There's really no debating it: Cecilia Bartoli is a firework come to life. Her range is phenomenal, and the poignancy and nuances of her delivery are second to none. And here in the revival of Cesare Lievi's production of La Cenerentola, the supporting cast was also very strong. As Don Ramiro, the superb Mexican tenor Javier Camarena had an upper range that electrified the house, but he could also portray the sweetest of human affections for Bartoli’s vivacious Angelina, the Cinderella of the Charles Perrault’s famous fairy-tale.

Lawrence Brownlee (Don Ramiro) and Cecilia Bartoli (Angelina)
© Monika Rittershaus (2015)

Cinderella’s conniving sisters, Liliana Nikiteanu as Tisbe, and Martina Janková as Clorinda, also supported the narrative with fine vocal talents, while having, admirably, to suffer through the silliness of costuming that would make a brave man cry. At the ball, where it was hoped the prince would choose a wife, the one sister was dressed as a neon-blue and green mermaid, a kind of detachable handbag for a fin; the other was donned in all the colours of an orange field vegetable. While they were made laughable because of their unseemly garb; one had to take hats off to their managing their stage directions as expertly as both did. Lievi’s production demanded tremendous athleticism on everybody’s part, but the acutely money-minded meddling of the two sisters bore the real brunt of that action.

For Bartoli, action on stage became a liability. While her voice was second to none, her constant motion, inveterate flipping of her luxuriant hair, and crossing the stage willy-nilly in an agitated state, made a classic case for reasons not to move on stage without a real purpose. Her demonstrative and impassioned facial expressions gave far more insight into lyrics than any busy-beavering left and right across the stage.

Martina Janková (Clorinda), Carlos Chausson (Don Magnifico) and Liliana Nikiteanu (Tisbe)
© Monika Rittershaus (2015)

That said, Bartoli does give profound new dimension to the human voice; her range and facility with modulation and nuance are close to incomparable. She seems to bridge octaves as easily as others of us take in a breath. Here, in one of opera’s most demanding vocal roles – the one other operatic sopranos shy away from because of its extreme demands – Bartoli seemed simply to delight in her repertoire, her eyes, twinkling, her smiles, utterly fetching. As Dandini, the valet to Prince Don Ramiro who impersonates his employer to gain greater insight into eligible brides, baritone Oliver Widmer also deserves great accolades, not only for his resonant voice, but also for his savvy portrayal of a ludicrously pompous prince.

As Don Magnifico, Cinderella’s stepfather, Alessandro Corbelli played an impoverished noble with a mission: to marry one of his daughters into great wealth so as to be more comfortable himself. By victimising his stepdaughter, Cinderella, as he did, the Don would be cited for abuse in today’s parenting psychology, yet here on the stage, disbelief was suspended: the singer’s slapstick humour had the whole house giggling. As Alidoro, the prince’s wise and reserved tutor, Stanislav Vorobyov underpinned the score with his fine bass. Dressed all in white in Act 2, he lent a contrasting degree of official heft, morality, and a certain all-knowing sanctity to the narrative.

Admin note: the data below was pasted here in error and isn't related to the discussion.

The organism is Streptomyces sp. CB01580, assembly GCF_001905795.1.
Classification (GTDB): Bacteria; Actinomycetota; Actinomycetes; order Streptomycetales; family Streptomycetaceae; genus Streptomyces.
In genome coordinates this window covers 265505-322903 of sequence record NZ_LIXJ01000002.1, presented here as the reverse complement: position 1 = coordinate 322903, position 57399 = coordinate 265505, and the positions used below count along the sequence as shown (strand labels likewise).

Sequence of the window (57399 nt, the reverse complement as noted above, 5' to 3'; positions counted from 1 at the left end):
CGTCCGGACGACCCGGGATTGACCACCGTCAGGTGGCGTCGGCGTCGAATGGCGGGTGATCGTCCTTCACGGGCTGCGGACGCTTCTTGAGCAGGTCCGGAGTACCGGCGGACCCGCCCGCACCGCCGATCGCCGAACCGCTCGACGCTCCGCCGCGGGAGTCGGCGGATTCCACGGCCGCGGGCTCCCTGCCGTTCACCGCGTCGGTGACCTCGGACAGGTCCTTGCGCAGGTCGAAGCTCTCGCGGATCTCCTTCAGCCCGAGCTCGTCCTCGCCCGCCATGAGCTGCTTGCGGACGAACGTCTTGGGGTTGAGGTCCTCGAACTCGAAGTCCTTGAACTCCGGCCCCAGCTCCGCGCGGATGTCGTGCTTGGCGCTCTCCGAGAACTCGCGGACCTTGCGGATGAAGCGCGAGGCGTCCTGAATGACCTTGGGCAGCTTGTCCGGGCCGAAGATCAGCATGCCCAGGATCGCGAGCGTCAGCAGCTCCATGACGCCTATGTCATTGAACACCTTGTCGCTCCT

Martina Janková, Oliver Widmer, Lawrence Brownlee, Cecilia Bartoli and Carlos Chausson
© Monika Rittershaus (2015)

Luigi Perego’s stage design was a slightly odd mix of Brutalist architecture and a tribute to Surrealism. The 60-odd men of the choir configuration, namely, were all dressed in black suits and bowler hats that cited the familiar figures of the Belgian painter, René Magritte. Underscoring the cross between a stiff reality and pure imagination, the reference made a fitting background to a New Years’ celebration. Indeed, a huge mirror centerstage may have allowed the audience look at and “find itself” in the colourful, if tempestuous, narrative.

Under conductor Gianluca Capuano, the Orchestra La Scintilla also gave compelling dimension to Rossini’s score, Andrea del Bianco offering precise and sublime embellishments on the cembalo. What’s more, the choir, precisely honed by Ernst Raffelsberger’s direction, was as tight as a tick in its rousing vocals. After the official curtain calls and to the audiences’ great delight, the seven principals returned to give a last rousing chorus, bringing scores of enthusiasts to their feet. Out in the city a few hours later, the New Year’s evening would be too foggy for many of them to see and enjoy Zurich’s legendary midnight fireworks, but no matter: this Cenerentola had been its own big bang.